Barring a dramatic event, such as abuse or neglect, the judge is unlikely to grant a modification within a year of issuing the order.

Enforcing a final order

If the other parent doesn't follow orders issued by a court, you should keep detailed records of the violations. You can use your Custody X Change journal or actual parenting time tracker. Note that an opposing party may be entitled to review such notes through discovery.

For serious or repeat violations, you can contact police or file for order enforcement. If you think your situation calls for a contempt of court case, speak to an attorney; these are typically criminal proceedings.

Staying in compliance with court orders

When a court issues orders, it's essential you follow them to the letter. If you don't, you can be brought back to court, charged with a crime and more.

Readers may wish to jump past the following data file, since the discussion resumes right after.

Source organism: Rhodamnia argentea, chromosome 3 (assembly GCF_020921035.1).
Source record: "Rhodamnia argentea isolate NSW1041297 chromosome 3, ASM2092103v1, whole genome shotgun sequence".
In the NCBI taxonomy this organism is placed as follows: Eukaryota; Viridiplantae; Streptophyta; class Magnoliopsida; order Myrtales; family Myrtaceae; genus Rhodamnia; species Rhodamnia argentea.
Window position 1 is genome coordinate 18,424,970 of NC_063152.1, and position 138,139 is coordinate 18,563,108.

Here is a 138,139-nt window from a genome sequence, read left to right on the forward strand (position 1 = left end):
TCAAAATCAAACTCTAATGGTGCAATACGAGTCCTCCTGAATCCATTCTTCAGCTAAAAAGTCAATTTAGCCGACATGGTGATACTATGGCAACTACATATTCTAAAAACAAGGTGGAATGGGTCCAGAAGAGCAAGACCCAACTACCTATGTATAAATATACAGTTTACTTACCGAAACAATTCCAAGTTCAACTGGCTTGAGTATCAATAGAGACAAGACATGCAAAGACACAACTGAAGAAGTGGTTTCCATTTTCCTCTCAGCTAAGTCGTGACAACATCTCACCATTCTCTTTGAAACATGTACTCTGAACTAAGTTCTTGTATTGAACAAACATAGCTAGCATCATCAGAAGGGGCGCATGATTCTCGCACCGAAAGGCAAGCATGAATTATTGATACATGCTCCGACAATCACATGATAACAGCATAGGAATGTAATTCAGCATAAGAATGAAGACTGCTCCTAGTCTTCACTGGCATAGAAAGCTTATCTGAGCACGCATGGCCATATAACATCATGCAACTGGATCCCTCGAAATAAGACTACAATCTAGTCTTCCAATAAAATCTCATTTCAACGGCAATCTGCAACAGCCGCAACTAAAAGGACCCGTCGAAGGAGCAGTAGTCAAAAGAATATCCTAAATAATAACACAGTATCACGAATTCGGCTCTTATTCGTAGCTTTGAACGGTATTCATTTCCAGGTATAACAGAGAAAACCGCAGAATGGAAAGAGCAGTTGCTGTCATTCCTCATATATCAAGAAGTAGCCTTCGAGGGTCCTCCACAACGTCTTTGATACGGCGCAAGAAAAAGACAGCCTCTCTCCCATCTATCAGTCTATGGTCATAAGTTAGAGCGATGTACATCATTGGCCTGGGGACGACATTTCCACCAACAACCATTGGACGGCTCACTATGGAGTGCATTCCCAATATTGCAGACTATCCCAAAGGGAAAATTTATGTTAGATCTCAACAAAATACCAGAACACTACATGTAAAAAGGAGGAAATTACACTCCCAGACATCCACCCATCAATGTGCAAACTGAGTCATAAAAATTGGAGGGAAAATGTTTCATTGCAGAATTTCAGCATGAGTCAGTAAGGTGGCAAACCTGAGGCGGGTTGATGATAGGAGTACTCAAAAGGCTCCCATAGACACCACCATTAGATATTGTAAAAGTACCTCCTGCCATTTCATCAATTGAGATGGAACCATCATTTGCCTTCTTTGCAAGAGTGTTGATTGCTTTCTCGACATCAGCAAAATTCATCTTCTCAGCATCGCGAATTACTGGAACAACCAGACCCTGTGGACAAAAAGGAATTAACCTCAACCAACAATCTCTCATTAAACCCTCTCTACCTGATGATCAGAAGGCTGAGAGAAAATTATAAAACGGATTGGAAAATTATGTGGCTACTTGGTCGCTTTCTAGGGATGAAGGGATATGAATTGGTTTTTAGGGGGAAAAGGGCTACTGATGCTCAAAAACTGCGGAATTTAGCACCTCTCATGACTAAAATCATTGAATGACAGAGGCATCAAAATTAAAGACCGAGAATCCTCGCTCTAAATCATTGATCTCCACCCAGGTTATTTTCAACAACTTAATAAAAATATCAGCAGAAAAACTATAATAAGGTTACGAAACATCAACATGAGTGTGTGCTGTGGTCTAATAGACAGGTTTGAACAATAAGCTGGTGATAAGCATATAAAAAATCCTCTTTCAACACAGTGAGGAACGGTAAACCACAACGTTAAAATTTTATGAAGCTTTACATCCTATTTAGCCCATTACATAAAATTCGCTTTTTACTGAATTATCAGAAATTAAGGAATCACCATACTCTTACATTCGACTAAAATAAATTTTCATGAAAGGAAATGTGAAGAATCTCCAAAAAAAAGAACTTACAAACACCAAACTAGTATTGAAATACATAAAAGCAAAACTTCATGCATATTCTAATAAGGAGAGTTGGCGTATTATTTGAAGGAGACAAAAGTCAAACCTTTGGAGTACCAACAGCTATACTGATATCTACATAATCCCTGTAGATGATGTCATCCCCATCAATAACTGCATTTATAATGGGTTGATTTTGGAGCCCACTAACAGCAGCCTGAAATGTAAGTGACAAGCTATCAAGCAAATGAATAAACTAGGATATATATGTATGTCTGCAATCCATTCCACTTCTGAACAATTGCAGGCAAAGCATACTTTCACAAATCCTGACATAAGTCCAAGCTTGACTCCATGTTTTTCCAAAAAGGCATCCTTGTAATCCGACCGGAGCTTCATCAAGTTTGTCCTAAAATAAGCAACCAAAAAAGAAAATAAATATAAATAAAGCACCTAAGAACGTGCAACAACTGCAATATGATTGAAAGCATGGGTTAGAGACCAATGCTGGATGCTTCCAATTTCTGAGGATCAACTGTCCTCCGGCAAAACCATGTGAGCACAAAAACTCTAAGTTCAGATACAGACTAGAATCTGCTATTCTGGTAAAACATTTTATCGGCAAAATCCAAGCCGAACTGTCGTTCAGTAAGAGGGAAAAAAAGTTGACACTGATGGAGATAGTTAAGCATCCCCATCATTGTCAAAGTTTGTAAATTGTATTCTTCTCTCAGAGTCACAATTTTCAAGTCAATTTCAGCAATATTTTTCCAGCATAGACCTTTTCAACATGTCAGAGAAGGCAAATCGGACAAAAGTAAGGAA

Orders for visitation can be particularly difficult to decipher. When exactly does "Week 2" begin this month? Which day is considered the middle of winter break?

Use Custody X Change to transform your order into a calendar you can edit and print, so you'll never have to wonder whether you're staying in compliance.

With the Custody X Change app, you can combine possession schedules for the school year, summer break and holidays into one master calendar. Making changes is easy; just click a time block and type in your updates.

Take advantage of our technology so you never have to wonder if you're interpreting the court's order correctly.

Custody X Change is software that creates customizable parenting plans and schedules.

Make My New York Plan Now

Custody X Change is software that creates customizable parenting plans and schedules.

Make My Plan

Custody X Change is software that creates customizable parenting plans and schedules.

Make My New York Plan Now